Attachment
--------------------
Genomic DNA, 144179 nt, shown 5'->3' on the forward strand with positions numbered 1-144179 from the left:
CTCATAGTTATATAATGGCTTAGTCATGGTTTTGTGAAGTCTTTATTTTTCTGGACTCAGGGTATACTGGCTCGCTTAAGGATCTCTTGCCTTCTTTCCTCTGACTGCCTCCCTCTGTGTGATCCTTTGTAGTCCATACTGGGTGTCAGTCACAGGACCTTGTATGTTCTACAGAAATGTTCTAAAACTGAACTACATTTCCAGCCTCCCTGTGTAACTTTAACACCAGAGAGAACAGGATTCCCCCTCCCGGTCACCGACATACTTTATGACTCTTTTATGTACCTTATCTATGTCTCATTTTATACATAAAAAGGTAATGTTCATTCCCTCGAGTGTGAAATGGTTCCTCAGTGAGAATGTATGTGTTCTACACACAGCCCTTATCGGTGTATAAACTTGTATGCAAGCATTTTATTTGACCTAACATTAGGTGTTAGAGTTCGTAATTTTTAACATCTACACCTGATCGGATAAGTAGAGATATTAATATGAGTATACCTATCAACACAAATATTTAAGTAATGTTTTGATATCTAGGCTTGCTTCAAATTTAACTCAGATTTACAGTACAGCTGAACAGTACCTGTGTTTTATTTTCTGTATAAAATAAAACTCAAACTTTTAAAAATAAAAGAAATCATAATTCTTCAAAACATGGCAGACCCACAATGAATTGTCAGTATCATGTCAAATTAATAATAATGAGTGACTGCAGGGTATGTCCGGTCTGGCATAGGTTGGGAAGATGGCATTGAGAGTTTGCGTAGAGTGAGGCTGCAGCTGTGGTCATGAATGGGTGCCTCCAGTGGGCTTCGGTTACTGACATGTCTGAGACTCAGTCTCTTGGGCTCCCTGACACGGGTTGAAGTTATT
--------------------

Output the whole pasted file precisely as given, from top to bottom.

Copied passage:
Genomic DNA, 144179 nt, shown 5'->3' on the forward strand with positions numbered 1-144179 from the left:
CTCATAGTTATATAATGGCTTAGTCATGGTTTTGTGAAGTCTTTATTTTTCTGGACTCAGGGTATACTGGCTCGCTTAAGGATCTCTTGCCTTCTTTCCTCTGACTGCCTCCCTCTGTGTGATCCTTTGTAGTCCATACTGGGTGTCAGTCACAGGACCTTGTATGTTCTACAGAAATGTTCTAAAACTGAACTACATTTCCAGCCTCCCTGTGTAACTTTAACACCAGAGAGAACAGGATTCCCCCTCCCGGTCACCGACATACTTTATGACTCTTTTATGTACCTTATCTATGTCTCATTTTATACATAAAAAGGTAATGTTCATTCCCTCGAGTGTGAAATGGTTCCTCAGTGAGAATGTATGTGTTCTACACACAGCCCTTATCGGTGTATAAACTTGTATGCAAGCATTTTATTTGACCTAACATTAGGTGTTAGAGTTCGTAATTTTTAACATCTACACCTGATCGGATAAGTAGAGATATTAATATGAGTATACCTATCAACACAAATATTTAAGTAATGTTTTGATATCTAGGCTTGCTTCAAATTTAACTCAGATTTACAGTACAGCTGAACAGTACCTGTGTTTTATTTTCTGTATAAAATAAAACTCAAACTTTTAAAAATAAAAGAAATCATAATTCTTCAAAACATGGCAGACCCACAATGAATTGTCAGTATCATGTCAAATTAATAATAATGAGTGACTGCAGGGTATGTCCGGTCTGGCATAGGTTGGGAAGATGGCATTGAGAGTTTGCGTAGAGTGAGGCTGCAGCTGTGGTCATGAATGGGTGCCTCCAGTGGGCTTCGGTTACTGACATGTCTGAGACTCAGTCTCTTGGGCTCCCTGACACGGGTTGAAGTTATT